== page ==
Once in office, it did not take long for President John R Kennedy to take a critical look at the B-70 program. Like his predecessor, President Kennedy obviously doubted the aircraft's reason for being from the standpoint of future operations. On 28 March 1961, he recommended that the program be continued in order to explore the problems of flying at 3 times the speed of sound with an aircraft "potentially" useful as a bombers. This, President Kennedy underscored, should only require the development of a small number of YB-70s and bombing and navigation systems. No more than $220 million should be needed in fiscal year 1963, and the program's total cost should not exceed $1.3 billion. President Kennedy's words gave the Air Force no choice but to redirect the B-70 program from full weapon system status to that of a mere prototype aircraft development. Since the aircraft's eventual production appeared now most unlikely, the Air Force immediately began to consider various alternatives to the defunct B-70. In May 1961, there was talk of an improved B-58, armed with both bombs and air-launched missiles; of a specially designed, long-endurance, missile-launching aircraft; of transport planes modified to launch ballistic missiles; of the nuclear-powered aircraft, and again of a reconnaissance B-70, which would also be capable of striking the enemy. The Air Force's persistent search for a new manned bomber seemed unrealistic. On 25 May 1961, in an address to a joint session of the Congress, the President proposed to reinforce further the military establishment's capabilities in limited warfare and to expand substantially the Defense programs related to the newly accelerated national space effort. These specific goals clearly indicated that production of a costly new aircraft was excluded from President Kennedy's foreseeable planning. In August, the US. Senate attempted once more to rescue the B-70 and asked that a production program be outlined for the purpose of introducing the aircraft into the operational inventory at the earliest possible date. Undaunted, Secretary of Defense Robert S. McNamara expressed his thorough dissatisfaction with North American Aviation's handling of the B-70 development.

The year 1962 did not resolve the B-70 predicament. The President insisted that only $171 million of FY 63 funds ($49 million less than proposed in 1961) be spent on the prototype program, instead of the $491 million requested by the Air Force and previously approved by Congress. In March, Congress indicated that the Air Force should use the $491 million for planning and procurement of a reconnaissance and strike B-70 (RSB-70), but later in the month reduced the amount to $362.6 million. In April, a group headed by Gen. Bernard A. Schriever, Commander of the Air Force Systems Command, developed several approaches to the proposed RSB-70 system. The development plan preferred by the group would cost $1.6 billion and it programmed the RSB-70's first flight within little more than 2 years. In June, this plan and others were disapproved by the Department of Defense. Nevertheless, on 23 November the President authorized the addition of $50 million to the currently approved $1.3 billion B-70 development program. The extra money was intended for the development of highly experimental sensor components, a requirement if the RSB-70 (as unlikely as it was) or any similar new weapons system should be considered later.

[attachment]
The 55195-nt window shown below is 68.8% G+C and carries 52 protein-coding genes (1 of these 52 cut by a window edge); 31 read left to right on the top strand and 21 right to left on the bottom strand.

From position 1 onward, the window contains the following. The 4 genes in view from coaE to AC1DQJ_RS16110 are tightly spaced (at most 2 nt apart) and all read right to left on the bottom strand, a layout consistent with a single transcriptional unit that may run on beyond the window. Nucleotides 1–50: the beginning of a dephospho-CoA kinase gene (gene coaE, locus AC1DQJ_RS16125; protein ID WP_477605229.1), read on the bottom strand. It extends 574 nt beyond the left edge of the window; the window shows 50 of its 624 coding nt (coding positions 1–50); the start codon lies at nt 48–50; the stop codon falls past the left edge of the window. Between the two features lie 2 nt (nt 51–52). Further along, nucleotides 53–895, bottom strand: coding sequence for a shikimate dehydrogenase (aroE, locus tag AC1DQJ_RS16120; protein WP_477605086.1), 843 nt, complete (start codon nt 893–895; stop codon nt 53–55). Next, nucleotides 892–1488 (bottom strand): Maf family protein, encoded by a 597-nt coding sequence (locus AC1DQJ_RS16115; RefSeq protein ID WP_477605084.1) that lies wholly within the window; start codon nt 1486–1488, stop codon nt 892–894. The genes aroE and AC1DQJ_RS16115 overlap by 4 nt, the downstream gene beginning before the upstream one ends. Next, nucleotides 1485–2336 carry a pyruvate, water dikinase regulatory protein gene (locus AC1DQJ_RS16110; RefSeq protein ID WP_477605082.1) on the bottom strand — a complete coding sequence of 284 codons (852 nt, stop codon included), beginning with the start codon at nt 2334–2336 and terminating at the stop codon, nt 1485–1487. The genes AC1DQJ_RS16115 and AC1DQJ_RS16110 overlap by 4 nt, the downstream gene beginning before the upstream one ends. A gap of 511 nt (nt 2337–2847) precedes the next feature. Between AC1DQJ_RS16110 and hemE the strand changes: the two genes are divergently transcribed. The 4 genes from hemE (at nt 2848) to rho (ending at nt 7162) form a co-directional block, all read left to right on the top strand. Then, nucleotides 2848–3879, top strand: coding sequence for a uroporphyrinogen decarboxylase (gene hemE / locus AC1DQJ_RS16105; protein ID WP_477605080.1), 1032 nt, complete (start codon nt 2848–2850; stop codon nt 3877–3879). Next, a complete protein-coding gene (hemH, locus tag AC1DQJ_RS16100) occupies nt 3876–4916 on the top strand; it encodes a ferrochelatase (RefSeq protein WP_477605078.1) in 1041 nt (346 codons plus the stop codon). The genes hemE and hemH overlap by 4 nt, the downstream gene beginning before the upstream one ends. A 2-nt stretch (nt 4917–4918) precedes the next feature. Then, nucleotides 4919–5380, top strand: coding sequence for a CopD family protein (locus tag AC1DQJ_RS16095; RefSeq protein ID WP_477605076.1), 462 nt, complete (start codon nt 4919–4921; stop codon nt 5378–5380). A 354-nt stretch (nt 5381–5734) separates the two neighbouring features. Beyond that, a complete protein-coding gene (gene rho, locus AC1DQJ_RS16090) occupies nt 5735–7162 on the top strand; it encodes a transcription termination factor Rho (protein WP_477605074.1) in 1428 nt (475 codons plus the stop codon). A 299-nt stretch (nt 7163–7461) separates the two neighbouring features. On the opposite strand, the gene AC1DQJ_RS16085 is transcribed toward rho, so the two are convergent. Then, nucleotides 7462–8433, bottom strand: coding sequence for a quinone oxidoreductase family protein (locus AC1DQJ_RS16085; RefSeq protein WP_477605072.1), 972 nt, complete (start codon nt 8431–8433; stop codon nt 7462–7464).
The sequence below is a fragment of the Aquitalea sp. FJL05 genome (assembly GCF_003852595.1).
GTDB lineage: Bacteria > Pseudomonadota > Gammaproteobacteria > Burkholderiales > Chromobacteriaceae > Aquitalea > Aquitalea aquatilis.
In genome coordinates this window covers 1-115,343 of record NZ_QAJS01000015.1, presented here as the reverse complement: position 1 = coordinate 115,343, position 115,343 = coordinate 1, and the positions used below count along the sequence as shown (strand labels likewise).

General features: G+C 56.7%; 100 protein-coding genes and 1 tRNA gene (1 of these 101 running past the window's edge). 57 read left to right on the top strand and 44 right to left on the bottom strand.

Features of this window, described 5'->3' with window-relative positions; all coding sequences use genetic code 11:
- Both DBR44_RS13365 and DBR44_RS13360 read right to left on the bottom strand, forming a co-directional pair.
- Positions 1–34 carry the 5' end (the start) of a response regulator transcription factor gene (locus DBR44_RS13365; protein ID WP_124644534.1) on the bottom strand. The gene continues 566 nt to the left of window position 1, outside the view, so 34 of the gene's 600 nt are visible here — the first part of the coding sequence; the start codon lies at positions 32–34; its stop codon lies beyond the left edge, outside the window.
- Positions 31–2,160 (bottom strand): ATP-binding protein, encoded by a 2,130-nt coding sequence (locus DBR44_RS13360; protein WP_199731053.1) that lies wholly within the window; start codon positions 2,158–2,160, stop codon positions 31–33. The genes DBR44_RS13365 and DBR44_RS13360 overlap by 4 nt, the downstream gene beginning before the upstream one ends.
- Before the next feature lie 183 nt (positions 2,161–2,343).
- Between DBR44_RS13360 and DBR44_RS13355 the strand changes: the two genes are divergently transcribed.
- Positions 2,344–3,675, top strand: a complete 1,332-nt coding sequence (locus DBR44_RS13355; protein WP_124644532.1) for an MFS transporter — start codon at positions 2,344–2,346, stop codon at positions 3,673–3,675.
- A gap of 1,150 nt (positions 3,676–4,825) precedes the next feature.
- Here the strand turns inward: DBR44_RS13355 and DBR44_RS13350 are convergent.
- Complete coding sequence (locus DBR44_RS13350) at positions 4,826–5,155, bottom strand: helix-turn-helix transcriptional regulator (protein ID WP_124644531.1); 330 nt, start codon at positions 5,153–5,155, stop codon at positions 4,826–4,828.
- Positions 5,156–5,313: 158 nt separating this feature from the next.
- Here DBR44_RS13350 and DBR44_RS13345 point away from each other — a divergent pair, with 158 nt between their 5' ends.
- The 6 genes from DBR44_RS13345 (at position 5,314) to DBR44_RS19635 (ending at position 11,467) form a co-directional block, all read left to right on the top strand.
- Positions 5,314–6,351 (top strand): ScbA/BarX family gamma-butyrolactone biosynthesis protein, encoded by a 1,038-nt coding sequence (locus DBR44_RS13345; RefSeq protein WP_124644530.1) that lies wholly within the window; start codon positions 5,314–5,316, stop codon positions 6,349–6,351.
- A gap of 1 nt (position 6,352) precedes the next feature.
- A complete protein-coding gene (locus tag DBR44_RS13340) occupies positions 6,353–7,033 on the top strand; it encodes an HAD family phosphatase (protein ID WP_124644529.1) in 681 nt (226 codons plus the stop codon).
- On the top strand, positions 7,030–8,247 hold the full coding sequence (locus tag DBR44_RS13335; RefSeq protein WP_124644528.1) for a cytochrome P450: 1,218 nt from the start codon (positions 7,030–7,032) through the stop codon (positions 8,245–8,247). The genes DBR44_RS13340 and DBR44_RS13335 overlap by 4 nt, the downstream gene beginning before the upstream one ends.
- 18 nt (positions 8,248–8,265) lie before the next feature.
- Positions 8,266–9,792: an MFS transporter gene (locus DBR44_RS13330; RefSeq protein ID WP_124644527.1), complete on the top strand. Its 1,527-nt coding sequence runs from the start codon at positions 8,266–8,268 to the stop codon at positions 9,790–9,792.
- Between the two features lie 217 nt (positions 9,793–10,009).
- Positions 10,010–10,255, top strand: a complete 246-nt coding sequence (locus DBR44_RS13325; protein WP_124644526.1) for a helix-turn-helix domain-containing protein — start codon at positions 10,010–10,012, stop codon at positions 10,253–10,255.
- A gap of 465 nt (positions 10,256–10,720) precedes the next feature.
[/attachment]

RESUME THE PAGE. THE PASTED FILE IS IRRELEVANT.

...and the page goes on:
As explained to members of the Congress in January 1960 by Thomas S. Gates, Secretary of Defense during the last 2 years of the Eisenhower Administration, the B-70 program was hampered from the start by technical problems stemming from the "use of metal and components . . . still in the research stage." By 1962, although much progress had been made, severe problems remained. North American was still working on an automatic air induction control system for regulating the flow of air to the J93-3 jet engines, originally designed to power the canceled F-108 and, following the end of the high-energy fuel program, immediately earmarked for the B-70.

The secondary power generating subsystem, due to provide current to the pump that maintained hydraulic pressure, also was unsatisfactory Excessive vibration caused failures in the generator gear boxes, and the hydraulic pumps frequently broke down. Braces were added to steady the gear boxes, but the pumps had to be rebuilt with metals capable of withstanding the intense heat of supersonic operations as well as the extreme pressure generated within the hydraulic lines.